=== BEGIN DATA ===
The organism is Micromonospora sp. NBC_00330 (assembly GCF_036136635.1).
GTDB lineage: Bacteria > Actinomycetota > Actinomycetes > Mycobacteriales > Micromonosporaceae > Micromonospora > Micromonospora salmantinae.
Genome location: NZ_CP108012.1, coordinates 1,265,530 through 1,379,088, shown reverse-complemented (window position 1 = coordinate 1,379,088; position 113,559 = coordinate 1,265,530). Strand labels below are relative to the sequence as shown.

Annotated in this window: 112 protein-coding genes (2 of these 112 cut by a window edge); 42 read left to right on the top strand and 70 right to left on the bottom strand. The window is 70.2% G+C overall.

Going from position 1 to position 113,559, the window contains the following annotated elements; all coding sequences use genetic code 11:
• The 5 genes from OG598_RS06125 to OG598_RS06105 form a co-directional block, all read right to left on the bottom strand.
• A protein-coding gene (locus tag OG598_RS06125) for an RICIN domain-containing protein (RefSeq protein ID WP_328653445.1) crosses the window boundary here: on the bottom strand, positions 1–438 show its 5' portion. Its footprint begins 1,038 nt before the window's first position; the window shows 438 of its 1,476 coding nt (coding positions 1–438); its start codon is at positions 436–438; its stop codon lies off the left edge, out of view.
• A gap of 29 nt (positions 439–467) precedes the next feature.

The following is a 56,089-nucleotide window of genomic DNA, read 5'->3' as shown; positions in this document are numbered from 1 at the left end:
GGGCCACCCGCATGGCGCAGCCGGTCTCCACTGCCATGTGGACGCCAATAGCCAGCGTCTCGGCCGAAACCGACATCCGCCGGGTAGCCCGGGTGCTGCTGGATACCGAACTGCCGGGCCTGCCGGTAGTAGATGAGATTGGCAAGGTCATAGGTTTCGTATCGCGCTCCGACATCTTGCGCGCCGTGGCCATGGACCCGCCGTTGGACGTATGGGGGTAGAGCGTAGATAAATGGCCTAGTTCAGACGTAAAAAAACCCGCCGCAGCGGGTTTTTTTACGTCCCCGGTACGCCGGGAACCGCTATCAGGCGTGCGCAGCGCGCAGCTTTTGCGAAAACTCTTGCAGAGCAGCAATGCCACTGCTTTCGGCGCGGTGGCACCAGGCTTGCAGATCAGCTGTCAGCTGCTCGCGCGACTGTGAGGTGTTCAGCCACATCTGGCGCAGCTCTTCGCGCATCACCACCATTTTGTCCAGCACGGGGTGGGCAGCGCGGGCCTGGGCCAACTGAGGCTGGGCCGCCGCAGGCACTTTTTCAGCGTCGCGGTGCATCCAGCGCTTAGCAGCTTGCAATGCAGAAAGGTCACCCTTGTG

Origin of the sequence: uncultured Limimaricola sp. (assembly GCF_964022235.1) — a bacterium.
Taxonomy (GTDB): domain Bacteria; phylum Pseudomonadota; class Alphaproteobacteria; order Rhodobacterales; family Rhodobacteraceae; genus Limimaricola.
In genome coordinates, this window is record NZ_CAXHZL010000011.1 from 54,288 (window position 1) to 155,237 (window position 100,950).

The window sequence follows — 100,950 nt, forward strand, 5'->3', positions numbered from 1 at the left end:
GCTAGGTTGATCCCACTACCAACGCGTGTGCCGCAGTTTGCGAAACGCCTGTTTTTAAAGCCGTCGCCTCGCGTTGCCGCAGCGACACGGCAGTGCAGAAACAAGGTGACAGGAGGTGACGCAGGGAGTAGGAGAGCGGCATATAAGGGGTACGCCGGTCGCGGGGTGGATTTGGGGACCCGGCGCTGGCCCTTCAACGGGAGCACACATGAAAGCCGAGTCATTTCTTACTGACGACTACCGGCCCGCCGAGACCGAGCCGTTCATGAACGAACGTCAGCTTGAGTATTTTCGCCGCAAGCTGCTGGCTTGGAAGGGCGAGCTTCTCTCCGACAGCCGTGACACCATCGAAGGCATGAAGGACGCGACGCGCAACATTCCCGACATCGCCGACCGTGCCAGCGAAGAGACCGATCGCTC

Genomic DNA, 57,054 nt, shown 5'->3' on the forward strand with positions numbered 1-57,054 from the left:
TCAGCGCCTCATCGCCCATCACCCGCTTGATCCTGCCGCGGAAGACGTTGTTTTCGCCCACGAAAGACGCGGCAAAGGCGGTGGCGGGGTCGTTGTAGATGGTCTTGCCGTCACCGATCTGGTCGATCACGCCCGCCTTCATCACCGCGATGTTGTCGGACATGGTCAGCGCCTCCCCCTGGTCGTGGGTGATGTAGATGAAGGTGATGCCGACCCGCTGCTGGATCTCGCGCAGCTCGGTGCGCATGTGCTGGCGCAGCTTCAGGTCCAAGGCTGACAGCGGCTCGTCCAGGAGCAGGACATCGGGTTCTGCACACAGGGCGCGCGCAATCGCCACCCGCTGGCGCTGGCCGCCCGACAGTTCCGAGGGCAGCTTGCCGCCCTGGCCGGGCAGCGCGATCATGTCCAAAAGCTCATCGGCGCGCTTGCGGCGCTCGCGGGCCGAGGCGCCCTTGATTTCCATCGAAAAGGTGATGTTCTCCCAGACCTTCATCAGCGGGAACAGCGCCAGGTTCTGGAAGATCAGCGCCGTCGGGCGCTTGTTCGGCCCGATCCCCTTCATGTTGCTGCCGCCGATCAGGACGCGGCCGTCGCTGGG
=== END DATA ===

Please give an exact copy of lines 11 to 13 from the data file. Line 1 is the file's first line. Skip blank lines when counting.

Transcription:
Origin of the sequence: uncultured Limimaricola sp. (assembly GCF_964022235.1) — a bacterium.
Taxonomy (GTDB): domain Bacteria; phylum Pseudomonadota; class Alphaproteobacteria; order Rhodobacterales; family Rhodobacteraceae; genus Limimaricola.
In genome coordinates, this window is record NZ_CAXHZL010000011.1 from 54,288 (window position 1) to 155,237 (window position 100,950).